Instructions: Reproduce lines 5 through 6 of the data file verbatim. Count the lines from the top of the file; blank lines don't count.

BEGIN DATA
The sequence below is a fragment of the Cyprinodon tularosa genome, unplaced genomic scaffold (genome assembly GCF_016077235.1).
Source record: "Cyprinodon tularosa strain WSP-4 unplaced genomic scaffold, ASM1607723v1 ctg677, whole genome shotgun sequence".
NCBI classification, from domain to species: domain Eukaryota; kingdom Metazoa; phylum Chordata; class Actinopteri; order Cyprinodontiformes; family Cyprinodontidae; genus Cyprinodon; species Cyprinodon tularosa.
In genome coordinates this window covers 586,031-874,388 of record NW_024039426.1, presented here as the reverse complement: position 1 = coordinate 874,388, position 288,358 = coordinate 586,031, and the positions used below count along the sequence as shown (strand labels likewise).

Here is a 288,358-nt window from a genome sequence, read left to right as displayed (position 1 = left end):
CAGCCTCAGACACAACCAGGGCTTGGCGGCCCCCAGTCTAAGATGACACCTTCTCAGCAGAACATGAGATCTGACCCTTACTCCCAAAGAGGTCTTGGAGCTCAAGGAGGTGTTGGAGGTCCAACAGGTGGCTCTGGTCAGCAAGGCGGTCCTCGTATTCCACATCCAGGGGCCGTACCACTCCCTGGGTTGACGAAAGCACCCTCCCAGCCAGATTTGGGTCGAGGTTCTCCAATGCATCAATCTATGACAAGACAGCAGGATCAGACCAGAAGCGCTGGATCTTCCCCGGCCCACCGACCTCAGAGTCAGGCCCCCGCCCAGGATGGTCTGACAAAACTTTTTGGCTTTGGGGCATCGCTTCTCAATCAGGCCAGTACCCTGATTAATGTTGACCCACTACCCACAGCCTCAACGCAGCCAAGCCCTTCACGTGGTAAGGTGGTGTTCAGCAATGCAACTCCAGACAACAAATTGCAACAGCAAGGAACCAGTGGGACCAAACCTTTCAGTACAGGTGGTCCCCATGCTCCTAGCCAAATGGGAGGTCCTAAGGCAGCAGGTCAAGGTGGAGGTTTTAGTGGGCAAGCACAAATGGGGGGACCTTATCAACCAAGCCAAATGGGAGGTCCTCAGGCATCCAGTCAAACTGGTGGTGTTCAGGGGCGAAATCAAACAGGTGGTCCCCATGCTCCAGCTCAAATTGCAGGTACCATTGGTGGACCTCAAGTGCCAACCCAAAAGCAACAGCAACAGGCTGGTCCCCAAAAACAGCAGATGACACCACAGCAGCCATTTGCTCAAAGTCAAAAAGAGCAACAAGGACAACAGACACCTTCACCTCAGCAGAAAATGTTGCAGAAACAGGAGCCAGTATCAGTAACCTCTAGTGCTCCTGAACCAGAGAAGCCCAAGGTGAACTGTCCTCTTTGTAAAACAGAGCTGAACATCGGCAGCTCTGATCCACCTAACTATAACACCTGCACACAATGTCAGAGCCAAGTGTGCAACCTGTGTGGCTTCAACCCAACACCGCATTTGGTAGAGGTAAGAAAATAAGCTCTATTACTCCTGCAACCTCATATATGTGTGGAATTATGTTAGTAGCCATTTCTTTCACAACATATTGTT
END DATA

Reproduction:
Here is a 288,358-nt window from a genome sequence, read left to right as displayed (position 1 = left end):
CAGCCTCAGACACAACCAGGGCTTGGCGGCCCCCAGTCTAAGATGACACCTTCTCAGCAGAACATGAGATCTGACCCTTACTCCCAAAGAGGTCTTGGAGCTCAAGGAGGTGTTGGAGGTCCAACAGGTGGCTCTGGTCAGCAAGGCGGTCCTCGTATTCCACATCCAGGGGCCGTACCACTCCCTGGGTTGACGAAAGCACCCTCCCAGCCAGATTTGGGTCGAGGTTCTCCAATGCATCAATCTATGACAAGACAGCAGGATCAGACCAGAAGCGCTGGATCTTCCCCGGCCCACCGACCTCAGAGTCAGGCCCCCGCCCAGGATGGTCTGACAAAACTTTTTGGCTTTGGGGCATCGCTTCTCAATCAGGCCAGTACCCTGATTAATGTTGACCCACTACCCACAGCCTCAACGCAGCCAAGCCCTTCACGTGGTAAGGTGGTGTTCAGCAATGCAACTCCAGACAACAAATTGCAACAGCAAGGAACCAGTGGGACCAAACCTTTCAGTACAGGTGGTCCCCATGCTCCTAGCCAAATGGGAGGTCCTAAGGCAGCAGGTCAAGGTGGAGGTTTTAGTGGGCAAGCACAAATGGGGGGACCTTATCAACCAAGCCAAATGGGAGGTCCTCAGGCATCCAGTCAAACTGGTGGTGTTCAGGGGCGAAATCAAACAGGTGGTCCCCATGCTCCAGCTCAAATTGCAGGTACCATTGGTGGACCTCAAGTGCCAACCCAAAAGCAACAGCAACAGGCTGGTCCCCAAAAACAGCAGATGACACCACAGCAGCCATTTGCTCAAAGTCAAAAAGAGCAACAAGGACAACAGACACCTTCACCTCAGCAGAAAATGTTGCAGAAACAGGAGCCAGTATCAGTAACCTCTAGTGCTCCTGAACCAGAGAAGCCCAAGGTGAACTGTCCTCTTTGTAAAACAGAGCTGAACATCGGCAGCTCTGATCCACCTAACTATAACACCTGCACACAATGTCAGAGCCAAGTGTGCAACCTGTGTGGCTTCAACCCAACACCGCATTTGGTAGAGGTAAGAAAATAAGCTCTATTACTCCTGCAACCTCATATATGTGTGGAATTATGTTAGTAGCCATTTCTTTCACAACATATTGTT